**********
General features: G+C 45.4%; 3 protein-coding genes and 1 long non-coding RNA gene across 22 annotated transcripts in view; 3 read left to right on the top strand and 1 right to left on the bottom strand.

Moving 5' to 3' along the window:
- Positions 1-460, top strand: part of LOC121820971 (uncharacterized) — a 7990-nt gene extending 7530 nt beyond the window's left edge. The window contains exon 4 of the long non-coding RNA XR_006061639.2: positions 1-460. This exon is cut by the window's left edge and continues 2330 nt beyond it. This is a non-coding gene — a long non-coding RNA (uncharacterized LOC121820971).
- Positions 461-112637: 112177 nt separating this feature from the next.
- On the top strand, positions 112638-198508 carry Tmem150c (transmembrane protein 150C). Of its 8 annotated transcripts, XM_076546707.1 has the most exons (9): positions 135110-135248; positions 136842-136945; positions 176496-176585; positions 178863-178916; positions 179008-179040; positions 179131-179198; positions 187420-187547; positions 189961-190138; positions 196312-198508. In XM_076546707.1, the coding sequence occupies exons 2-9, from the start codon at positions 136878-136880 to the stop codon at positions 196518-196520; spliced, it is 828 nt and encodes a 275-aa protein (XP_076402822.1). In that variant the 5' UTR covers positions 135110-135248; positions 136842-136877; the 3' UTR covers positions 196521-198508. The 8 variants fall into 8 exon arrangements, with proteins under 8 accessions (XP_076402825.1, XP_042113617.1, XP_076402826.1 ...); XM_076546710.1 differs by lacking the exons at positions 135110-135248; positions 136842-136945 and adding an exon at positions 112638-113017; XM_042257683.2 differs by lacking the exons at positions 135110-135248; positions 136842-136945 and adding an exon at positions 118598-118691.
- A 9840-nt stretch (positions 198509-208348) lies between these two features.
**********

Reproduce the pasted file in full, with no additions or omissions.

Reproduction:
General features: G+C 45.4%; 3 protein-coding genes and 1 long non-coding RNA gene across 22 annotated transcripts in view; 3 read left to right on the top strand and 1 right to left on the bottom strand.

Moving 5' to 3' along the window:
- Positions 1-460, top strand: part of LOC121820971 (uncharacterized) — a 7990-nt gene extending 7530 nt beyond the window's left edge. The window contains exon 4 of the long non-coding RNA XR_006061639.2: positions 1-460. This exon is cut by the window's left edge and continues 2330 nt beyond it. This is a non-coding gene — a long non-coding RNA (uncharacterized LOC121820971).
- Positions 461-112637: 112177 nt separating this feature from the next.
- On the top strand, positions 112638-198508 carry Tmem150c (transmembrane protein 150C). Of its 8 annotated transcripts, XM_076546707.1 has the most exons (9): positions 135110-135248; positions 136842-136945; positions 176496-176585; positions 178863-178916; positions 179008-179040; positions 179131-179198; positions 187420-187547; positions 189961-190138; positions 196312-198508. In XM_076546707.1, the coding sequence occupies exons 2-9, from the start codon at positions 136878-136880 to the stop codon at positions 196518-196520; spliced, it is 828 nt and encodes a 275-aa protein (XP_076402822.1). In that variant the 5' UTR covers positions 135110-135248; positions 136842-136877; the 3' UTR covers positions 196521-198508. The 8 variants fall into 8 exon arrangements, with proteins under 8 accessions (XP_076402825.1, XP_042113617.1, XP_076402826.1 ...); XM_076546710.1 differs by lacking the exons at positions 135110-135248; positions 136842-136945 and adding an exon at positions 112638-113017; XM_042257683.2 differs by lacking the exons at positions 135110-135248; positions 136842-136945 and adding an exon at positions 118598-118691.
- A 9840-nt stretch (positions 198509-208348) lies between these two features.